James Franco is the worst thing to happen to "The Mindy Project"

It's the 2011 Oscars all over again as the actor fails to impress or be funny

Hamna Zubair
September 18, 2013 1:40AM (UTC)

Last season’s "The Mindy Project," a show about Dr. Mindy Lahiri's (Mindy Kaling) professional and romantic entanglements in Manhattan, left us with one of the better cliffhangers in sitcom-ville. Danny Castellano’s (Chris Messina) thinly veiled romantic attachment to lead character Mindy in “Take me With You,” Season 1’s final episode, was, in Mindyspeak, "blowing my mind," and the will-she-won’t-she of Mindy's move to Haiti with her love interest Pastor Casey (Anders Holm) was the perfect lead-in to the next season.

Which, now that it’s upon us, proves to be a massive letdown.


To be fair, the original cast members of "The Mindy Project" -- Jeremy (Ed Weeks), Morgan (Ike Barinholtz) and Betsy (Zoe Jarman) -- are familiar enough to be comforting and yet have evolved enough to be interesting.

But then there's James Franco.

In an interesting and ironic twist Mindy would definitely appreciate, Season 2’s premiere episode, “All My Problems Solved Forever,” has Franco drop in as Dr. Paul Leotard, Mindy’s intended "replacement" for the time she’s in Haiti. A few twists of fate land Mindy back in New York before she hits her intended one-year mark in Haiti, and now she has to vie for office space – physical, emotional, sartorial and conversational – with the new "Dr. L" on the scene, a supposedly lovable character who’s quickly become everyone’s favorite physician.


This couldn't be further from the truth. Instead of being likable, Franco manages to be both aloof and kind of clownish. Franco’s Dr. Leotard is plagued by the same self-importance, falseness and barely disguised disdain for good old-fashioned show business that marred Franco’s gig hosting the Oscars two years ago, as well as his other artistic ventures. Franco, it seems, hasn't been able to separate his identity as a "serious" actor and academic from his turn as a flaky sex-therapist in the "The Mindy Project." His performance is underscored by a serious lack of commitment: He’s not goofy, he’s goofing. He’s not cute, he’s cute-sy.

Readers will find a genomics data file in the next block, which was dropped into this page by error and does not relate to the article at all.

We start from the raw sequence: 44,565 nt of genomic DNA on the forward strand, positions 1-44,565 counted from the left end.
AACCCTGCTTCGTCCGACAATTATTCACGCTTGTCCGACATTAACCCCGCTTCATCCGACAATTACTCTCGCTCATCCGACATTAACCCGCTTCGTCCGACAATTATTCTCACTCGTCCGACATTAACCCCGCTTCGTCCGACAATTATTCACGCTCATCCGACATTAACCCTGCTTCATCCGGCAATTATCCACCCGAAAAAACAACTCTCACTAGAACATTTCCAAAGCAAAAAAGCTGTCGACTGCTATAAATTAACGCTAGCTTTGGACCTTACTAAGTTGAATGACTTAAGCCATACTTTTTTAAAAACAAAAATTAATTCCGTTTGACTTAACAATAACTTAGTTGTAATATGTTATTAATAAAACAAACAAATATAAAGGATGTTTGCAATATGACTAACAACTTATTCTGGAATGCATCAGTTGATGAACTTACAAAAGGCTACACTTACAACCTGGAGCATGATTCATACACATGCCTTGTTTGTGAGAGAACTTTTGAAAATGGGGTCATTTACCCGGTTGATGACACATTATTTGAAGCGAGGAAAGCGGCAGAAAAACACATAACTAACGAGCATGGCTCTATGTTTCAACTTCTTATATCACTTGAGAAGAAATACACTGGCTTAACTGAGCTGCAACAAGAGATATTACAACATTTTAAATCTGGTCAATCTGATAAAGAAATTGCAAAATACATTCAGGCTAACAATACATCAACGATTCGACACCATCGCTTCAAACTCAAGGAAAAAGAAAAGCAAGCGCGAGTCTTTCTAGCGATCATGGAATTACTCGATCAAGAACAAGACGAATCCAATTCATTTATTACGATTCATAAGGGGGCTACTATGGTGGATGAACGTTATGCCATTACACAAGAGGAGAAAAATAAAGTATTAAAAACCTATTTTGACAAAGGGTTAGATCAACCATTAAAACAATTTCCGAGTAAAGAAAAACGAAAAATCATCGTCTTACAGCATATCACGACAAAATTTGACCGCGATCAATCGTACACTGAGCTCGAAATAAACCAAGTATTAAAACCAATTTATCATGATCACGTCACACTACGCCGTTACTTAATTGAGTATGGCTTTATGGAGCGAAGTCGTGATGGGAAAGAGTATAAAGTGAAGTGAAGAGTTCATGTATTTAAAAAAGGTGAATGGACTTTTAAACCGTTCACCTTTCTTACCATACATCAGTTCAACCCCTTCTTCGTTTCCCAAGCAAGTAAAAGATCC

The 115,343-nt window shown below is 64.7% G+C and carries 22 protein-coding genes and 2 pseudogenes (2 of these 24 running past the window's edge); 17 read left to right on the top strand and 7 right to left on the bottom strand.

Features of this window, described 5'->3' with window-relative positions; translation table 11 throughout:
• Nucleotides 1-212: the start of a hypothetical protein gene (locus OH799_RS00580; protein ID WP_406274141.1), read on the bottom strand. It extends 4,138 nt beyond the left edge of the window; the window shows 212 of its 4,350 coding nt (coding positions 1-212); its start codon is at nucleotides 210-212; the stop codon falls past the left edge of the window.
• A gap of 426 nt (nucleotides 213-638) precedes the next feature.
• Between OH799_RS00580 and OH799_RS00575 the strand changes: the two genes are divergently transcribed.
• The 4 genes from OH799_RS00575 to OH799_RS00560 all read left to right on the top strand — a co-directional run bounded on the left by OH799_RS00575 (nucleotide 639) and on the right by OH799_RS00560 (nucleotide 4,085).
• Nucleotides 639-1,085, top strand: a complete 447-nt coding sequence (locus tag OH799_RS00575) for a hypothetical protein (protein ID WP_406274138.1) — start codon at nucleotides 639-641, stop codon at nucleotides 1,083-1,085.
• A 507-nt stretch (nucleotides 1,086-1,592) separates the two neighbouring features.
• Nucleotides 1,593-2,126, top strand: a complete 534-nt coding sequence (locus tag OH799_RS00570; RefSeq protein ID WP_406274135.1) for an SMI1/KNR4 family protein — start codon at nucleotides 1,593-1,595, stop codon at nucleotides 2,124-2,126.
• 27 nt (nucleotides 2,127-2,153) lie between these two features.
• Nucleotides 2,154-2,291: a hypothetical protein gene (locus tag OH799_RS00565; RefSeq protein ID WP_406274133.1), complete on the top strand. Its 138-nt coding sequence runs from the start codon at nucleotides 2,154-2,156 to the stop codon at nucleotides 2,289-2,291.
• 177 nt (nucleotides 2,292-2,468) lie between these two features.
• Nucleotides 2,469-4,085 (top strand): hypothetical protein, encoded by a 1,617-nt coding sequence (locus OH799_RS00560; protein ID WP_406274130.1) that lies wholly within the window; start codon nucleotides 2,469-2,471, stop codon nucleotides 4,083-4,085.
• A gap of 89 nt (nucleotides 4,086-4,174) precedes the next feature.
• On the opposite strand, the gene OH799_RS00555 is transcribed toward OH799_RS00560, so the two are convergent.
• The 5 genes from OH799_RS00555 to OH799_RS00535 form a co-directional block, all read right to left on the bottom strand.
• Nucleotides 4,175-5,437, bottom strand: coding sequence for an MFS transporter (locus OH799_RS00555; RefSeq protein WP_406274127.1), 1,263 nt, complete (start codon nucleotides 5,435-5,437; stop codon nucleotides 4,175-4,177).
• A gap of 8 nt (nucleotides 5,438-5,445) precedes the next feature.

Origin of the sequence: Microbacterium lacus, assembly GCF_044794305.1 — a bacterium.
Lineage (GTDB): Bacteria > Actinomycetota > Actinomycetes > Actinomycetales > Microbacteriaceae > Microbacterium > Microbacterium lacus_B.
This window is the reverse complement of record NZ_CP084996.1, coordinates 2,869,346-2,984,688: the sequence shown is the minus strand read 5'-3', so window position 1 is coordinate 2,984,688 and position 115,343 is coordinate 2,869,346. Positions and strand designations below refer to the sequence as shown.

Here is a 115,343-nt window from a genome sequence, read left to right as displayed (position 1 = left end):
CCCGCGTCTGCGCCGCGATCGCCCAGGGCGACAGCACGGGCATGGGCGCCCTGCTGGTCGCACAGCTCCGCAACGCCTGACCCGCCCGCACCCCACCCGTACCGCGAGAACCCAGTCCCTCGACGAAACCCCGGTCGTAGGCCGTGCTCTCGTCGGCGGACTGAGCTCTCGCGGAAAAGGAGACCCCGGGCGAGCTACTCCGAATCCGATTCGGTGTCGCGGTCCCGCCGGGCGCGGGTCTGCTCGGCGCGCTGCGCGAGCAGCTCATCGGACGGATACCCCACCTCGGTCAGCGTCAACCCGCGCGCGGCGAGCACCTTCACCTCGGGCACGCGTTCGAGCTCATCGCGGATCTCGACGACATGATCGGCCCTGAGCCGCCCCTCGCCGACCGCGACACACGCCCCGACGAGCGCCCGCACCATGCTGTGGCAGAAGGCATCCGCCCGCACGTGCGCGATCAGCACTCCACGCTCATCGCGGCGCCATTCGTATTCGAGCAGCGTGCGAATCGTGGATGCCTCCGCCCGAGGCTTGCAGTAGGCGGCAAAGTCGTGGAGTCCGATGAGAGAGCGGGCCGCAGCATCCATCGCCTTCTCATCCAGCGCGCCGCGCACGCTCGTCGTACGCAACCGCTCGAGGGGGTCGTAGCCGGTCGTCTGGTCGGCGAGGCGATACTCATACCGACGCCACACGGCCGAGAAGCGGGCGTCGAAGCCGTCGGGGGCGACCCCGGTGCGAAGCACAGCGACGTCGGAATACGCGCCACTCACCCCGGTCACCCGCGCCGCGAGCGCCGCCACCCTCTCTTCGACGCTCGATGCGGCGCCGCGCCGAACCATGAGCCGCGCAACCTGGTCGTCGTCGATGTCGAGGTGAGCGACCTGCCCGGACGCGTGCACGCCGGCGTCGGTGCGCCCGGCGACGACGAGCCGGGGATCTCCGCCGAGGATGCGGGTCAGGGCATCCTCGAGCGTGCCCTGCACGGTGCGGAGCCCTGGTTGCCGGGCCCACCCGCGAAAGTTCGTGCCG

And that’s sad, because Franco's halfhearted stabs at being comical cheapen the inherent zaniness of other characters on "The Mindy Project." They can't prop him up -- rather, he drags them down.

It's even more cringe-worthy when you compare Season 2's premiere to last year's stand-out episodes. When Franco wasn't around, "The Mindy Project's" cast were, in true self-obsessed Mindy fashion, so committed to their actions that their exploits seemed to have greater meaning. And so we had Danny Castellano ripping off his workout pants with perfect gravitas to reveal a tight black speedo beneath, all the better to best you at swimming with, Deslaurier. We had Morgan nudging a makeshift tip jar toward a nightclub patron in the whole-hearted belief that he had discovered the greatest life-hack known to underpaid nurses. They were being idiots, yes, but they were well-meaning idiots whose faith in their own wisdom carried them through from gaffe to gaffe.


Franco, unfortunately, can’t even play a convincing drunk, and everyone else looks the worse for it.

Whatever Franco's turn in this series was meant to achieve, I’m hoping it’ll all be over soon so "The Mindy Project" can go back to being a 30-minute celebration of curvy thighs and round-the-clock self-doubt.


Mindy, Franco needs to go.

Hamna Zubair

MORE FROM Hamna Zubair

Related Topics ------------------------------------------

Comedy James Franco Mindy Kaling Mindy Lahiri Sitcom The Mindy Project

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